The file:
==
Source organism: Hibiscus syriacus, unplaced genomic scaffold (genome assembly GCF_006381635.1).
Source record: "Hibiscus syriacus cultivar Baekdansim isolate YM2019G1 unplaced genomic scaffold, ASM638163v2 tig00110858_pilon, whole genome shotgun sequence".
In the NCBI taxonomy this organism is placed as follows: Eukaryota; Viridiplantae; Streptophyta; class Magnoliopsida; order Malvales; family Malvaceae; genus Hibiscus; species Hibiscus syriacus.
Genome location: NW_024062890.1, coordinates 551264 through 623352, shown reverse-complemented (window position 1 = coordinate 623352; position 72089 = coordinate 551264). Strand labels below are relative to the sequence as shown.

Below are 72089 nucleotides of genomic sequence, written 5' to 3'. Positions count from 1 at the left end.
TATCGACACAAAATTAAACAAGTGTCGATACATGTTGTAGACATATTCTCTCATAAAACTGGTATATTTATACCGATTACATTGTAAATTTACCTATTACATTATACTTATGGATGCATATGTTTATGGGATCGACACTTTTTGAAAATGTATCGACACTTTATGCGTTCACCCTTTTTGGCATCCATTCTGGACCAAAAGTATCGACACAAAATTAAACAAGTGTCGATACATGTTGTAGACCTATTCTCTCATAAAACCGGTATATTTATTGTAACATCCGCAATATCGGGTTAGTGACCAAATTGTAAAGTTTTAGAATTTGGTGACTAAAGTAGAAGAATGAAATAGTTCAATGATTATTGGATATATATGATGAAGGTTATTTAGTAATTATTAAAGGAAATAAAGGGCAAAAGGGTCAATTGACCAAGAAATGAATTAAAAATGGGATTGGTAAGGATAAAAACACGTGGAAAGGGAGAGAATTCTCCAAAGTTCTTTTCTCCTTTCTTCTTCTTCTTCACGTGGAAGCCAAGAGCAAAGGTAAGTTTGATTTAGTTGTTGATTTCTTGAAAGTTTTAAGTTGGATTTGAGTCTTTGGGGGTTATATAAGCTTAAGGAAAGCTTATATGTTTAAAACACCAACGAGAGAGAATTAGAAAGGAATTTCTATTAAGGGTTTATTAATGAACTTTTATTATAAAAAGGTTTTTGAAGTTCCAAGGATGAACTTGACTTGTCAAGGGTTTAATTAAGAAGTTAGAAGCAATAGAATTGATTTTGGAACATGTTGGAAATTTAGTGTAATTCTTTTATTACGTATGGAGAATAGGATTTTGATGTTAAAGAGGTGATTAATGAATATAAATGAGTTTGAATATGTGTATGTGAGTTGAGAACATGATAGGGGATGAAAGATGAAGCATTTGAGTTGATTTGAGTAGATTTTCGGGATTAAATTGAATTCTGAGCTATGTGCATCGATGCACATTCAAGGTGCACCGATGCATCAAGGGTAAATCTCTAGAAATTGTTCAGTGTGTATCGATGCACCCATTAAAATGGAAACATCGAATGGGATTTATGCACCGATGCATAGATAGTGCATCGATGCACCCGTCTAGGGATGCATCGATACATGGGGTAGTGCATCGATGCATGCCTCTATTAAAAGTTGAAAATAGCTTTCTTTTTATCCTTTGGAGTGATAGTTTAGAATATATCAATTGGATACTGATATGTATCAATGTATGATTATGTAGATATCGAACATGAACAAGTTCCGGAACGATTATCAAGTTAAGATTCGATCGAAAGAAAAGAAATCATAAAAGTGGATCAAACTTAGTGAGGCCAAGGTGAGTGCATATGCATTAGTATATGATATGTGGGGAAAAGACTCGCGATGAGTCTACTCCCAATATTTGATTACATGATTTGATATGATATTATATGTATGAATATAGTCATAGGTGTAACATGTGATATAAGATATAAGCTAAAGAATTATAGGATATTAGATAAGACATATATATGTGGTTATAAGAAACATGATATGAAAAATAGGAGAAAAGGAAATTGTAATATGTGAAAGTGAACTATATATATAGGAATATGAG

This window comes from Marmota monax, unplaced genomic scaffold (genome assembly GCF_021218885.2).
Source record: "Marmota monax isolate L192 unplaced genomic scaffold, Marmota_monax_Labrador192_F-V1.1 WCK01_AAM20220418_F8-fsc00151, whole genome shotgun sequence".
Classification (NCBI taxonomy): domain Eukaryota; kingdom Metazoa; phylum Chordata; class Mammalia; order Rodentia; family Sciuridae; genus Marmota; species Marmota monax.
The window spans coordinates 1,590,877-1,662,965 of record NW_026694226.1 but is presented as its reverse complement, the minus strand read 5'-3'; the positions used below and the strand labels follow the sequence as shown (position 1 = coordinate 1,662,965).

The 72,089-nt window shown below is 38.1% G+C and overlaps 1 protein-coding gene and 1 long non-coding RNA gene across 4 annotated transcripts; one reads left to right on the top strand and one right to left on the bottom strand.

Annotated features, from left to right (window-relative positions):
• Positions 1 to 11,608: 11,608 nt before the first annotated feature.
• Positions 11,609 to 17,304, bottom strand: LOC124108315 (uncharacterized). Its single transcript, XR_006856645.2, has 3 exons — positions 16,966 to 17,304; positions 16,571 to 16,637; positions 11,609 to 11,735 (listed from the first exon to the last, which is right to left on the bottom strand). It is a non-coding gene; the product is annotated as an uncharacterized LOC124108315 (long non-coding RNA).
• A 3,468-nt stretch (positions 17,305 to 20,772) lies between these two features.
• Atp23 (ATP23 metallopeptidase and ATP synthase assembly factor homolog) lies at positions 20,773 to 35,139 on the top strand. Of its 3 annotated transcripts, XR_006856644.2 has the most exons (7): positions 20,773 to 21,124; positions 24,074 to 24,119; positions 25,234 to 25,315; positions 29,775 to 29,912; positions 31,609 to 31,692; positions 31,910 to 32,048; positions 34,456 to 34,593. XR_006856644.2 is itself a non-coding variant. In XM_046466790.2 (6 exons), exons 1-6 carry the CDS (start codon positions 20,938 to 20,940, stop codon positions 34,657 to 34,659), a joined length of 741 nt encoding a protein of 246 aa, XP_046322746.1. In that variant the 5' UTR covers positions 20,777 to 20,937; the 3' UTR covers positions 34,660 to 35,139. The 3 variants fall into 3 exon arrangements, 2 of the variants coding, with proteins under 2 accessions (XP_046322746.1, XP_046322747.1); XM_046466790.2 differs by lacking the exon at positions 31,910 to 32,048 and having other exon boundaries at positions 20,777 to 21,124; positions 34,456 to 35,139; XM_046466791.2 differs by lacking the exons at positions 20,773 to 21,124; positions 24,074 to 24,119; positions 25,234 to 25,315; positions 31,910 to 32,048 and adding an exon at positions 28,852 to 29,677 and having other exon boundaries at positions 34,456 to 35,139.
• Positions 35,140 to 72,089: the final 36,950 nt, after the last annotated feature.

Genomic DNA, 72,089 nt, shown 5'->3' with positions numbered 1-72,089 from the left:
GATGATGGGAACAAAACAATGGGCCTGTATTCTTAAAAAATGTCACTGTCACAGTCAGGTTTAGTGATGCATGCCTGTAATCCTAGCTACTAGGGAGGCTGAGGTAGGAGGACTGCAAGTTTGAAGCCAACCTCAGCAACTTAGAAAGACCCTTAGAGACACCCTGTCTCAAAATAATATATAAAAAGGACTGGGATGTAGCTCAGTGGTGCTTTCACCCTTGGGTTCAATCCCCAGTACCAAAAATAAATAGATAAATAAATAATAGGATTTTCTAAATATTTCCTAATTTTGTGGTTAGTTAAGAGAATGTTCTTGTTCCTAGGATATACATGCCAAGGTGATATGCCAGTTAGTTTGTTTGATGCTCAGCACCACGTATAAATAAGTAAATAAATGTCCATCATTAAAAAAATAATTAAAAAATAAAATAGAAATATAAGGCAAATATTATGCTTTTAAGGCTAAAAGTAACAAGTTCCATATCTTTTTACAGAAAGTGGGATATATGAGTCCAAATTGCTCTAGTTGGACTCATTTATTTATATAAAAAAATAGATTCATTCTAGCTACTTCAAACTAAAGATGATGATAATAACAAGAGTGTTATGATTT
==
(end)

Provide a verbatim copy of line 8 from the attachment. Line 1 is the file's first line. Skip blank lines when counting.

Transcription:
Source record: "Marmota monax isolate L192 unplaced genomic scaffold, Marmota_monax_Labrador192_F-V1.1 WCK01_AAM20220418_F8-fsc00151, whole genome shotgun sequence".